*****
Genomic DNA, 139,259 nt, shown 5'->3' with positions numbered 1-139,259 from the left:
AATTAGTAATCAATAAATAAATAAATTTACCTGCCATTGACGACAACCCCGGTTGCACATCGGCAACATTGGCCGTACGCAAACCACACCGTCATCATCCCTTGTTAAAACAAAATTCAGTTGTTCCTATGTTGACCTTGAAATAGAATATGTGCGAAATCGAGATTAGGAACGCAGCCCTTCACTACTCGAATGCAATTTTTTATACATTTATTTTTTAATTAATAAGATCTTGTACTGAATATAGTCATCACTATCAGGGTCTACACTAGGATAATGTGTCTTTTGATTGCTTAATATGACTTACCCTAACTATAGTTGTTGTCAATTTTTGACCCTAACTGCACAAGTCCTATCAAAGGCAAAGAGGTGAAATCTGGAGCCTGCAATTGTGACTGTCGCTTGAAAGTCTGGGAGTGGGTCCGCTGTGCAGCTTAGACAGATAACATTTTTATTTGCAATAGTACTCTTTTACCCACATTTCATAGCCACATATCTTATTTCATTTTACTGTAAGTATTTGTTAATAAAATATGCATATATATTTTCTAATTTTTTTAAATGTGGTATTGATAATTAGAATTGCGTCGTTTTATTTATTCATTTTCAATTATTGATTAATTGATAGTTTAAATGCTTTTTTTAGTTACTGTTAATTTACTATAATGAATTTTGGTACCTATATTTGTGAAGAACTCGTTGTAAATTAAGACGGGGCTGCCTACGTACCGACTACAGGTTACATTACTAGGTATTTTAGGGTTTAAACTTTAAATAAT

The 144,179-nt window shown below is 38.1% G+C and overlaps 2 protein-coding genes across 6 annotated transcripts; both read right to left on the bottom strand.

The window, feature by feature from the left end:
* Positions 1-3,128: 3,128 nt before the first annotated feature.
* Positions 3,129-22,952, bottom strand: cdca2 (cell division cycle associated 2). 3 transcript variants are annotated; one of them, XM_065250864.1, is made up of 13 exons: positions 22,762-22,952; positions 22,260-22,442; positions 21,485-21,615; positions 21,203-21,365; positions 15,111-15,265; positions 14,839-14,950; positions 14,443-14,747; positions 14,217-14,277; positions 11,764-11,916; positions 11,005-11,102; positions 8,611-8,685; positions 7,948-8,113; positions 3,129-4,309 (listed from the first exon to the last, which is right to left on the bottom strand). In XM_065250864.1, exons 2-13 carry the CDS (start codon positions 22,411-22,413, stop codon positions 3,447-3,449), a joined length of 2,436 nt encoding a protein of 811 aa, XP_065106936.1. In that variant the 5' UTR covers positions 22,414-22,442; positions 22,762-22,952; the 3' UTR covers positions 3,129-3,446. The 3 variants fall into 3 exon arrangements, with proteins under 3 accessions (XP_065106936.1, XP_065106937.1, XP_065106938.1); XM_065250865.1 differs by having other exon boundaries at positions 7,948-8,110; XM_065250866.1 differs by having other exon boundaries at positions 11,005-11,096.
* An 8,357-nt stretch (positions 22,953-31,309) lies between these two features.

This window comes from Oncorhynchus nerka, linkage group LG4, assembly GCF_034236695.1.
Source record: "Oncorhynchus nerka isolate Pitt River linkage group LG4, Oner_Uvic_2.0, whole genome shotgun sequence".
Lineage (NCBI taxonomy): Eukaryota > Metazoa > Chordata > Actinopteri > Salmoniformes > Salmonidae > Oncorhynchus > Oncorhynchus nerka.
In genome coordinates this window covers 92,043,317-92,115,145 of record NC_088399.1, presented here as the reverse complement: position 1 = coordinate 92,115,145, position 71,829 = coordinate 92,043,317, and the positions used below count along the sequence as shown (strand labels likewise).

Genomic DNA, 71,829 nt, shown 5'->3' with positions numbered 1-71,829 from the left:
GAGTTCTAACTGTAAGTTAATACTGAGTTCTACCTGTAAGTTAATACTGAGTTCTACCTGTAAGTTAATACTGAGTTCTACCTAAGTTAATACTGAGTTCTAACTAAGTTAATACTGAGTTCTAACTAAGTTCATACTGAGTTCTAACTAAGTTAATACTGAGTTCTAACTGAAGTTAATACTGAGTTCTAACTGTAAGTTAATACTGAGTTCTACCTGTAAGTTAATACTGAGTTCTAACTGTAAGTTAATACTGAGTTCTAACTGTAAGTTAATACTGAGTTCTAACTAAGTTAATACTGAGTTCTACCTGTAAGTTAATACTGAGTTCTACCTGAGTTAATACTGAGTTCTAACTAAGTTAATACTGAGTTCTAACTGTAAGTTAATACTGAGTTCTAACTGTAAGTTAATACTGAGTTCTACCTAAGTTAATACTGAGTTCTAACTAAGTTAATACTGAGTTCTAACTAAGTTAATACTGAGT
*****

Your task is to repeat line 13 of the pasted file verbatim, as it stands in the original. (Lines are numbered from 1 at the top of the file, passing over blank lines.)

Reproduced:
GAGTTCTAACTGTAAGTTAATACTGAGTTCTACCTGTAAGTTAATACTGAGTTCTACCTGTAAGTTAATACTGAGTTCTACCTAAGTTAATACTGAGTTCTAACTAAGTTAATACTGAGTTCTAACTAAGTTCATACTGAGTTCTAACTAAGTTAATACTGAGTTCTAACTGAAGTTAATACTGAGTTCTAACTGTAAGTTAATACTGAGTTCTACCTGTAAGTTAATACTGAGTTCTAACTGTAAGTTAATACTGAGTTCTAACTGTAAGTTAATACTGAGTTCTAACTAAGTTAATACTGAGTTCTACCTGTAAGTTAATACTGAGTTCTACCTGAGTTAATACTGAGTTCTAACTAAGTTAATACTGAGTTCTAACTGTAAGTTAATACTGAGTTCTAACTGTAAGTTAATACTGAGTTCTACCTAAGTTAATACTGAGTTCTAACTAAGTTAATACTGAGTTCTAACTAAGTTAATACTGAGT